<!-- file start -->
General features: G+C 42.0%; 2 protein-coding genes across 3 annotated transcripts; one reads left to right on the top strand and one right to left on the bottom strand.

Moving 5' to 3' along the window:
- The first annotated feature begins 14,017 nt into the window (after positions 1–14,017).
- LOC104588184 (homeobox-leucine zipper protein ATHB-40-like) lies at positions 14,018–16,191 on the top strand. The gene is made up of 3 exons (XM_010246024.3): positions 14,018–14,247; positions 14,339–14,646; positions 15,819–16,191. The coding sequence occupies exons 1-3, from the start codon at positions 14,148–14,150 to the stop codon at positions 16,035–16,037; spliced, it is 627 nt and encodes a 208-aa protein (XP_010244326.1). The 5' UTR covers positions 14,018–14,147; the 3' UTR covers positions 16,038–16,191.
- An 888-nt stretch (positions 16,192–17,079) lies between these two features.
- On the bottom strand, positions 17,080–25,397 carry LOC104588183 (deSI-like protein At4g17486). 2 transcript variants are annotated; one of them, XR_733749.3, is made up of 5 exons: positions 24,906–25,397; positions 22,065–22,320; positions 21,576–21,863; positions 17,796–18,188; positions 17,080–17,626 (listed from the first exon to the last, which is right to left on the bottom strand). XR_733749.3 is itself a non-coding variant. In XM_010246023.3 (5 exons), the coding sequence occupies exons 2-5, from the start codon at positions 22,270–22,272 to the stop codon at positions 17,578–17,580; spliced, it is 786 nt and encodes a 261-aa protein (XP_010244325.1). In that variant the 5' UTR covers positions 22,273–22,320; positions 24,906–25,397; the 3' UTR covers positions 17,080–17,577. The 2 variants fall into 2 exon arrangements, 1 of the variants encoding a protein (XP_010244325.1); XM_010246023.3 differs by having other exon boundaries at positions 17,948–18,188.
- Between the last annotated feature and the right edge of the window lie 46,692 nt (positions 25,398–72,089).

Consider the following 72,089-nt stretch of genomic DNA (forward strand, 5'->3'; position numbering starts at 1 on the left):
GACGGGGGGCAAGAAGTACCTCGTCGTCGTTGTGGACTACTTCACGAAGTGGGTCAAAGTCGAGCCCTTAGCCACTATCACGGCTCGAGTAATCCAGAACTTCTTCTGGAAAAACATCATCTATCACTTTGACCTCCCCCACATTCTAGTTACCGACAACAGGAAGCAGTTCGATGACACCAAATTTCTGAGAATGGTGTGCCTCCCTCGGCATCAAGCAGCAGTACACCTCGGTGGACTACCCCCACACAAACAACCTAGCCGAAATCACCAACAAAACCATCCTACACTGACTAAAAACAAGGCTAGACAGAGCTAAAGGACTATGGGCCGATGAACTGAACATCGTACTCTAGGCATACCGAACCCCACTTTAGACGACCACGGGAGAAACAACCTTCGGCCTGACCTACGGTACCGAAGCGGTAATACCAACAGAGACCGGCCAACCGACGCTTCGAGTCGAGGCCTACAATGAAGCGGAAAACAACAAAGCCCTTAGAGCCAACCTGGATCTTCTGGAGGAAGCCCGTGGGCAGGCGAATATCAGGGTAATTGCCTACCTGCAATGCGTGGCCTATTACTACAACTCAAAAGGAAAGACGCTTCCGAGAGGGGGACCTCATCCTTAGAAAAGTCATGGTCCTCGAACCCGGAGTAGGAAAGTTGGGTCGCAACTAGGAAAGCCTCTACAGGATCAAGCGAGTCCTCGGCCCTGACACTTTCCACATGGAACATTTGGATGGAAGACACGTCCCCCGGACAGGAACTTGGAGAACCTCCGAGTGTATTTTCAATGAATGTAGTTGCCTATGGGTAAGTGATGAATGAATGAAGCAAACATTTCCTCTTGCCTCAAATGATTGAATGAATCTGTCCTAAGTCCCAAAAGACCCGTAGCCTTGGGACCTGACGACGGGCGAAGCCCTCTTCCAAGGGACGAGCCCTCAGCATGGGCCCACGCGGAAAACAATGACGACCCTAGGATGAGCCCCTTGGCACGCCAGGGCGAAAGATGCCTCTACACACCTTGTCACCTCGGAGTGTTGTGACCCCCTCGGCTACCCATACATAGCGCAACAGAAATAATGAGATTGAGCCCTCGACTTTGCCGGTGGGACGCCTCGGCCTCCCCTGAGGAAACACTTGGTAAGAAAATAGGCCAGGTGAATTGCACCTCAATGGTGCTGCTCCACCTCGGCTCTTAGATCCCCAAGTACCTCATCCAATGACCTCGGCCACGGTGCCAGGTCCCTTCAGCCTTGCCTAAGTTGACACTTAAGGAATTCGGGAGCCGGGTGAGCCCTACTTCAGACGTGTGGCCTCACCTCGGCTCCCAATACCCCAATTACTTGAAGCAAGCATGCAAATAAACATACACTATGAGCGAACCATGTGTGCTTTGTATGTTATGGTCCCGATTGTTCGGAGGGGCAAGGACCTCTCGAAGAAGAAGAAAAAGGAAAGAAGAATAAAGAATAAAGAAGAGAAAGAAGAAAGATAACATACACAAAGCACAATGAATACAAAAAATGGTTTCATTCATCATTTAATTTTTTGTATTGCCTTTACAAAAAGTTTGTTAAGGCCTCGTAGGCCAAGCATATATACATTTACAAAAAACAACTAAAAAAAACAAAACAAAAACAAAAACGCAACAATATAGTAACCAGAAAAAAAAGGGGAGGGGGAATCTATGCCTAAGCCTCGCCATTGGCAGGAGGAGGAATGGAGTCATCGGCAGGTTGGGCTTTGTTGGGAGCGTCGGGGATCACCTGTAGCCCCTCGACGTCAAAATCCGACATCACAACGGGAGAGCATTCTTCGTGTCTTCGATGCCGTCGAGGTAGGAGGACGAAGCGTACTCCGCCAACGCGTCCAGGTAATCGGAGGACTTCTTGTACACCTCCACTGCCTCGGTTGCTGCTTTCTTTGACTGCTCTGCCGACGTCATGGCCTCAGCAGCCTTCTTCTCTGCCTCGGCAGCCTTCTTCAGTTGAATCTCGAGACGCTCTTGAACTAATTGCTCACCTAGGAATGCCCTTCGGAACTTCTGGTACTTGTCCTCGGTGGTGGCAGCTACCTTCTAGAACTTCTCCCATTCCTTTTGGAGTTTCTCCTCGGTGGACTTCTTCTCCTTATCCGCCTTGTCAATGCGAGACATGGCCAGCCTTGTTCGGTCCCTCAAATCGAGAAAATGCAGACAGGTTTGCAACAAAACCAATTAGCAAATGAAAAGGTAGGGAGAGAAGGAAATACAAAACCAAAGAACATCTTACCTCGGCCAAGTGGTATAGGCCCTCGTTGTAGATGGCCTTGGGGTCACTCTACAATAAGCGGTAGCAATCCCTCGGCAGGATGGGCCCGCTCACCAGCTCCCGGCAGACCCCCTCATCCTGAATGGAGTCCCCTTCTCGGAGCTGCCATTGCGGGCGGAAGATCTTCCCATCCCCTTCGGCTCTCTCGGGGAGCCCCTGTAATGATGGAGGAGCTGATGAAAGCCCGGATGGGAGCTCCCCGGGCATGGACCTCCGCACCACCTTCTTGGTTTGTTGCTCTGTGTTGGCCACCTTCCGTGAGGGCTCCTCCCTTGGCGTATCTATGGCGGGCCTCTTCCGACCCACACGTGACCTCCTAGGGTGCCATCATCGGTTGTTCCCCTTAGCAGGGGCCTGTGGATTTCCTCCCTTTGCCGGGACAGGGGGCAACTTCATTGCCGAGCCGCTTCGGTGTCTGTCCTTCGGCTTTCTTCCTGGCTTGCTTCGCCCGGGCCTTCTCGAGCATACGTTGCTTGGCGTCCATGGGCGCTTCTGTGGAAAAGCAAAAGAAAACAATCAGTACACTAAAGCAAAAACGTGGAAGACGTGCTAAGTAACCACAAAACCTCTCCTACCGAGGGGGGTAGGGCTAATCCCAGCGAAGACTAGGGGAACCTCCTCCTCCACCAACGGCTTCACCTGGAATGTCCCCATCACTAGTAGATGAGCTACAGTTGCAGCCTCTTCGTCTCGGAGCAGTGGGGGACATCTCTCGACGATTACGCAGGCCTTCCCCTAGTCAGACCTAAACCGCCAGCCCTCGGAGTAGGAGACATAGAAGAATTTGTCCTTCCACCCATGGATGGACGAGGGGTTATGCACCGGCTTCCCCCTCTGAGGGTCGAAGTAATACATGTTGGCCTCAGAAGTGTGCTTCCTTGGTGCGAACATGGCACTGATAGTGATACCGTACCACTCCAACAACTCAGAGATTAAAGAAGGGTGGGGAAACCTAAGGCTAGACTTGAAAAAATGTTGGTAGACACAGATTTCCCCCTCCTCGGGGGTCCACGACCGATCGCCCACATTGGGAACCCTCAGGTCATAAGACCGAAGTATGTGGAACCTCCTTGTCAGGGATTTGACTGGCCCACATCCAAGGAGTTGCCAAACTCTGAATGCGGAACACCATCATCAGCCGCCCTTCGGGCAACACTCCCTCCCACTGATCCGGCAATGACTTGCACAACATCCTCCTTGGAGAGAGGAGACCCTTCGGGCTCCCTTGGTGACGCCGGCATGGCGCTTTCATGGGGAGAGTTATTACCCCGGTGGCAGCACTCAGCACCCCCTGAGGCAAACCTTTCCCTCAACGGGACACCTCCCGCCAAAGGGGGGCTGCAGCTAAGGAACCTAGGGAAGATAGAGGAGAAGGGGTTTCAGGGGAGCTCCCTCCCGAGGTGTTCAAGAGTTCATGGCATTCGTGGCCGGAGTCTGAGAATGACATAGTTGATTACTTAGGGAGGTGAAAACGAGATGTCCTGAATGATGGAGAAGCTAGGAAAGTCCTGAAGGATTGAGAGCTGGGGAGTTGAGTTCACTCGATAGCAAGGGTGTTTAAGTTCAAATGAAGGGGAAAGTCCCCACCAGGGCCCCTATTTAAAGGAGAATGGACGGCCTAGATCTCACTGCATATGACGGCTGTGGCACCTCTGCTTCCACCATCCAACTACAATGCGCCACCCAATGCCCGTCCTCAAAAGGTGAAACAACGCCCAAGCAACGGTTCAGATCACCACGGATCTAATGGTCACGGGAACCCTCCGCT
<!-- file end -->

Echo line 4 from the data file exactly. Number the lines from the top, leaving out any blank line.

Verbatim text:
- LOC104588184 (homeobox-leucine zipper protein ATHB-40-like) lies at positions 14,018–16,191 on the top strand. The gene is made up of 3 exons (XM_010246024.3): positions 14,018–14,247; positions 14,339–14,646; positions 15,819–16,191. The coding sequence occupies exons 1-3, from the start codon at positions 14,148–14,150 to the stop codon at positions 16,035–16,037; spliced, it is 627 nt and encodes a 208-aa protein (XP_010244326.1). The 5' UTR covers positions 14,018–14,147; the 3' UTR covers positions 16,038–16,191.